The latest version of the International Classification of Diseases says for someone to be diagnosed with fibromyalgia, there needs to be pain in “at least 4 of 5 body regions and is associated with significant emotional distress”.

The American College of Rheumatology devised a widely accepted test which looks for 11 points from 18 potential tender points of pain from areas across the body using what’s called the widespread pain index.

How is it treated?

Everyone experiences treatments differently, and what works for one person may not work for another. But the main treatments focus on pain relief.

The drugs pregabalin and duloxetine work by altering the neurotransmitters in the brain (gamma amino butyric acid and serotonin), and are effective for many people.

Read more: How support groups can boost your health and make chronic conditions easier to live with

There are many other options including medication specifically for pain (analgesics), muscle relaxants (benzodiazepines), or treatments to address nerve or spinal pain (neuropathic treatments).

Many of these medications can have side effects, including constipation, or allergic reactions like digestive upset or inflammation. They can also be addictive. Always be honest with your GP about what painkillers you’re taking so they can help you safely manage your pain.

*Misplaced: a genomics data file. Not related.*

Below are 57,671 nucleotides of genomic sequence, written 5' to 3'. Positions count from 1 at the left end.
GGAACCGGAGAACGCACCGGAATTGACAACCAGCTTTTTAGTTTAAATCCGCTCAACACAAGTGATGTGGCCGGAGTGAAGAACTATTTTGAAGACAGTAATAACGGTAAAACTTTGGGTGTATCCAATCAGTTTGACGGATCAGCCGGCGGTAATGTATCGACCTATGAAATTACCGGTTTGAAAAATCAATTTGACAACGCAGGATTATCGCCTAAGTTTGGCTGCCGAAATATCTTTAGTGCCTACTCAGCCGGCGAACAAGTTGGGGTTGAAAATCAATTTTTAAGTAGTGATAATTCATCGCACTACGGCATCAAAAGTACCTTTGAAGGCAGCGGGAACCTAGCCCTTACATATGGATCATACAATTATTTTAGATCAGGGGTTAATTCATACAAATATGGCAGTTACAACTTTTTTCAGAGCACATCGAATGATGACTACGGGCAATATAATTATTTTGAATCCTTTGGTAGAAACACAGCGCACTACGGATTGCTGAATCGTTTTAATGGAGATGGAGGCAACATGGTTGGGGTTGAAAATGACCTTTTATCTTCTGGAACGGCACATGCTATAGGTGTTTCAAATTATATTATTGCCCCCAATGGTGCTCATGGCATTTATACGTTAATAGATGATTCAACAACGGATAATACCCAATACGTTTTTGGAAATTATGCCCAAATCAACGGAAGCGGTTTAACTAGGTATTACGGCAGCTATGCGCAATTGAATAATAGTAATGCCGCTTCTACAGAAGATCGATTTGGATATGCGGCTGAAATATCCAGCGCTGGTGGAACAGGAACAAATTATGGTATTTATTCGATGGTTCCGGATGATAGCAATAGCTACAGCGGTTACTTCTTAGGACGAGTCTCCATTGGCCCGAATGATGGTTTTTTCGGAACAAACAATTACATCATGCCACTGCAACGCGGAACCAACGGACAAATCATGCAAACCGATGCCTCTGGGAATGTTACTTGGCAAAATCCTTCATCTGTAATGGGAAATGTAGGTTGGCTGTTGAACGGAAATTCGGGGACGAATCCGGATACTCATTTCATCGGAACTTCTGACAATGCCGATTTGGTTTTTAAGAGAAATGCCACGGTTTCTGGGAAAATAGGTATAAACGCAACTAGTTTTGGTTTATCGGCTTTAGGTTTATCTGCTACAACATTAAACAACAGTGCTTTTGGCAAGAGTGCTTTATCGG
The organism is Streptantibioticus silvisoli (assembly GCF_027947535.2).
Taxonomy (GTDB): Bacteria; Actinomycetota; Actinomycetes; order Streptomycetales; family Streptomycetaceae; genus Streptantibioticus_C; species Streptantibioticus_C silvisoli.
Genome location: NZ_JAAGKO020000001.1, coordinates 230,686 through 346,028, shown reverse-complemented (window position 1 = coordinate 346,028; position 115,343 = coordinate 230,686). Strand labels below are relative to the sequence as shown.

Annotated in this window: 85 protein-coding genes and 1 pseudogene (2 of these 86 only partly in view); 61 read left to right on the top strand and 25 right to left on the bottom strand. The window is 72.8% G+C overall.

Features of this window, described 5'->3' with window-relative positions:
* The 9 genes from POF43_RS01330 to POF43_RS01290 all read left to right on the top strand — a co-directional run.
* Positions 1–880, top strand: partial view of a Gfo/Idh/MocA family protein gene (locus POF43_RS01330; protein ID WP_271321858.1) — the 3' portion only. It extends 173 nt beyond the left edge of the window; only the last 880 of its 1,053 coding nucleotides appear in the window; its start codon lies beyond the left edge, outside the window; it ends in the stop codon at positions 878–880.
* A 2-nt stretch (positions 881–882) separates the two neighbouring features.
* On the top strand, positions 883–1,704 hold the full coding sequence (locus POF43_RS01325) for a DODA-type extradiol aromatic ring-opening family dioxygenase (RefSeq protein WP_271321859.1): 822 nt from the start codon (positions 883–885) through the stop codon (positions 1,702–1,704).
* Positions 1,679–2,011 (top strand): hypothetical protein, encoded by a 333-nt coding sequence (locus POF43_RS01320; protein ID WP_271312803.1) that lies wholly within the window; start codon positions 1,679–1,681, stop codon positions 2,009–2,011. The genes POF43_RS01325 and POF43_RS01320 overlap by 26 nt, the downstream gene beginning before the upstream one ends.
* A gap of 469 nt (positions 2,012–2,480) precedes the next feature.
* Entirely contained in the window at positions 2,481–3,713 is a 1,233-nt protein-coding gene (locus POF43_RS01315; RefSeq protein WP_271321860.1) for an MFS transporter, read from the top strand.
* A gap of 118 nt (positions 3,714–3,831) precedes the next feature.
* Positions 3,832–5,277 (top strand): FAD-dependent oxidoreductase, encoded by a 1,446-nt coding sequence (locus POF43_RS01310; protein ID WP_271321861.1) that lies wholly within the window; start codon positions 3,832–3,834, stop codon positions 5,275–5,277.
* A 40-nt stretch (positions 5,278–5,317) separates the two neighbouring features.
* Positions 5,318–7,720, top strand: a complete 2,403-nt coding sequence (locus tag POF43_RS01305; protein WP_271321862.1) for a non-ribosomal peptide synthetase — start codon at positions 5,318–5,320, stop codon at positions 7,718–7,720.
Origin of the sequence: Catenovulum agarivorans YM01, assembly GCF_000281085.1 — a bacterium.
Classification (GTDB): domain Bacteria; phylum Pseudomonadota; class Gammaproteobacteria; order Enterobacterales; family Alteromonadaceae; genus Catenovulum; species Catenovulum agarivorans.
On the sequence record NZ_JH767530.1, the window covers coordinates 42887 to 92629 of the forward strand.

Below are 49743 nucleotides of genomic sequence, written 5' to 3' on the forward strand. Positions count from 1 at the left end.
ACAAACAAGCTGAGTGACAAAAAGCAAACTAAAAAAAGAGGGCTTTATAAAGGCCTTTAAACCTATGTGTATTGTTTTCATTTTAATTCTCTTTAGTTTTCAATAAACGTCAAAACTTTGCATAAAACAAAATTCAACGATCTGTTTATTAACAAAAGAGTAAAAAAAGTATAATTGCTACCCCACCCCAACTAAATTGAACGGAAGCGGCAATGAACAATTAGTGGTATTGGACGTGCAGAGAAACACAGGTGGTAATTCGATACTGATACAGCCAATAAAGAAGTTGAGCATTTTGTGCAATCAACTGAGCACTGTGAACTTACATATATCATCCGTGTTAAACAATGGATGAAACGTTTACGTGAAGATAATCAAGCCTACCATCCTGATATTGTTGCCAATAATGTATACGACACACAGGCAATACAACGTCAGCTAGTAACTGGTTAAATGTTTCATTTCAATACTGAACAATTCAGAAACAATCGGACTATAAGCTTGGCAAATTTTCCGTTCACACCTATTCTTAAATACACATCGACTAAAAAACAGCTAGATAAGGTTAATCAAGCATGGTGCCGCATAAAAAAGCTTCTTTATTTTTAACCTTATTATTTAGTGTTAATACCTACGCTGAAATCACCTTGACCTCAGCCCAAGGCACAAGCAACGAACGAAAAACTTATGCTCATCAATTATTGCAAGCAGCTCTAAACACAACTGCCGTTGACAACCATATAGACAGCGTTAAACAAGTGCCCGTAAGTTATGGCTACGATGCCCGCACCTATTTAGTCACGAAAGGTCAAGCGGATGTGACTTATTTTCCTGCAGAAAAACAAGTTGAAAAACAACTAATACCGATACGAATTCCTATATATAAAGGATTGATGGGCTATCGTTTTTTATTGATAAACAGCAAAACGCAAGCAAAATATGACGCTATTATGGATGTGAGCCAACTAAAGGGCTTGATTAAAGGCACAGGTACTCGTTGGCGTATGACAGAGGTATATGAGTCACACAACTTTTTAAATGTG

Another common treatment is using a TENS machine (transcutaneous electrical nerve stimulation). This involves applying pads around the area of pain, or the nerves that might be sending the pain message, and interfering with these using small electrical pulses.

what is fibromyalgia, the condition Lady Gaga lives with? Some patients find therapy with a TENS machine helpful, where pads are placed on the body and electrical pulses applied. from www.shutterstock.com

This effective treatment is thought to increase levels of endorphins produced by the brain and spinal cord to provide pain relief. But the effects may weaken with ongoing use.

It’s important to check with your doctor if TENS treatment is appropriate because it might affect pacemakers or people with epilepsy.

Fibromyalgia can also be treated with physical interventions such as heat therapy, massage and vibration therapy. Acupuncture and treatment from a psychologist are other options.

Read more: Pain drain: the economic and social costs of chronic pain

How about the future?

In time, we might be able to look for diagnostic immune markers for fibromyalgia in our genetic material to help find who might be at risk of developing the condition, and take preventative action.